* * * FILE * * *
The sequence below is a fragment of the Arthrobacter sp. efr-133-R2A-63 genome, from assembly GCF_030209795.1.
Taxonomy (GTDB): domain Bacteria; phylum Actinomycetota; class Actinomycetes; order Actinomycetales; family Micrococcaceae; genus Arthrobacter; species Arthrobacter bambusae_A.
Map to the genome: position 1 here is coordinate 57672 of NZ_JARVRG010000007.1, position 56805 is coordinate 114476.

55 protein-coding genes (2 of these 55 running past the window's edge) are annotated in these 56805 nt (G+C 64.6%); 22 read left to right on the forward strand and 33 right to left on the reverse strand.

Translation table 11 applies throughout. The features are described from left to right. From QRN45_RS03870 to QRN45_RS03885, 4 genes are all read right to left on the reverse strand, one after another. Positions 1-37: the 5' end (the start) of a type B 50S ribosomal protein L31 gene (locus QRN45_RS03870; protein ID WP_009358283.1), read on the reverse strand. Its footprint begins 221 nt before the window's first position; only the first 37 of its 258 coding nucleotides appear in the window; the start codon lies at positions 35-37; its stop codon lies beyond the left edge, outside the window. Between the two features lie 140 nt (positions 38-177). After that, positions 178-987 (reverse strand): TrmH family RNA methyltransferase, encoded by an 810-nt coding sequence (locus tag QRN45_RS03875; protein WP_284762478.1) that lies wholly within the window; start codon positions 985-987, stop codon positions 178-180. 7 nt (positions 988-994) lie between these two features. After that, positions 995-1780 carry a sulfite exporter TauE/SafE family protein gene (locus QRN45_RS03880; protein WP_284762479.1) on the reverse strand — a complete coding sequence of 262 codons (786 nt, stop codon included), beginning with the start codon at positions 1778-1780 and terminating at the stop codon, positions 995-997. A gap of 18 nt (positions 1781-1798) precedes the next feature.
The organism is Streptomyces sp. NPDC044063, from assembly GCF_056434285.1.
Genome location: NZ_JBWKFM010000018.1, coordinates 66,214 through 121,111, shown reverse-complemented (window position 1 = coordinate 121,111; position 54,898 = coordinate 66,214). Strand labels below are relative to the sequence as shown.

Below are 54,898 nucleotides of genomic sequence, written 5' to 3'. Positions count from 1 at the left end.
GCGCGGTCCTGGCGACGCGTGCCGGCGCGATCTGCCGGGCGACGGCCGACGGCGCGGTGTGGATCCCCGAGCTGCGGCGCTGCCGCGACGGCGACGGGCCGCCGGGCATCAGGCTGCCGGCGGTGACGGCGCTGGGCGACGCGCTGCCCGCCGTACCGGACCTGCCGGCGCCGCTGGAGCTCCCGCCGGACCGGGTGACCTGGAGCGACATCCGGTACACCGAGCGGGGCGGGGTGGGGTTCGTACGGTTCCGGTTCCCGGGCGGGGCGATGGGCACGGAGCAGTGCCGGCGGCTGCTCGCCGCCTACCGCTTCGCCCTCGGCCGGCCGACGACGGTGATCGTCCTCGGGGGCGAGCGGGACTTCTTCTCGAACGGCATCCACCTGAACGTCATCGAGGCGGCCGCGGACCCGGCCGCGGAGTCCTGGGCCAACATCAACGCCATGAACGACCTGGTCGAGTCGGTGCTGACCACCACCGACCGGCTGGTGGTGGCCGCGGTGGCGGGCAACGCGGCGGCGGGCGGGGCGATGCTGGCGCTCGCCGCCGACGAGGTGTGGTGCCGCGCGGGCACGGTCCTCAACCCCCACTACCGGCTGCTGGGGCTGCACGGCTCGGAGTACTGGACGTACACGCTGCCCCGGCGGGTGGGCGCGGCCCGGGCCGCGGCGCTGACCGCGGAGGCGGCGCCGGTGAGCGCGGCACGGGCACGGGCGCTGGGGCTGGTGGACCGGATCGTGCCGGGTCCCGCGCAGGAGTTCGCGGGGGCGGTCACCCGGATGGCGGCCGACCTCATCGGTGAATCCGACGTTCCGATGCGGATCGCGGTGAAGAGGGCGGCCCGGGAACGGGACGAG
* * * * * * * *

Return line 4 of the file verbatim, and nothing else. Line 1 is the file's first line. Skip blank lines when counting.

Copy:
55 protein-coding genes (2 of these 55 running past the window's edge) are annotated in these 56805 nt (G+C 64.6%); 22 read left to right on the forward strand and 33 right to left on the reverse strand.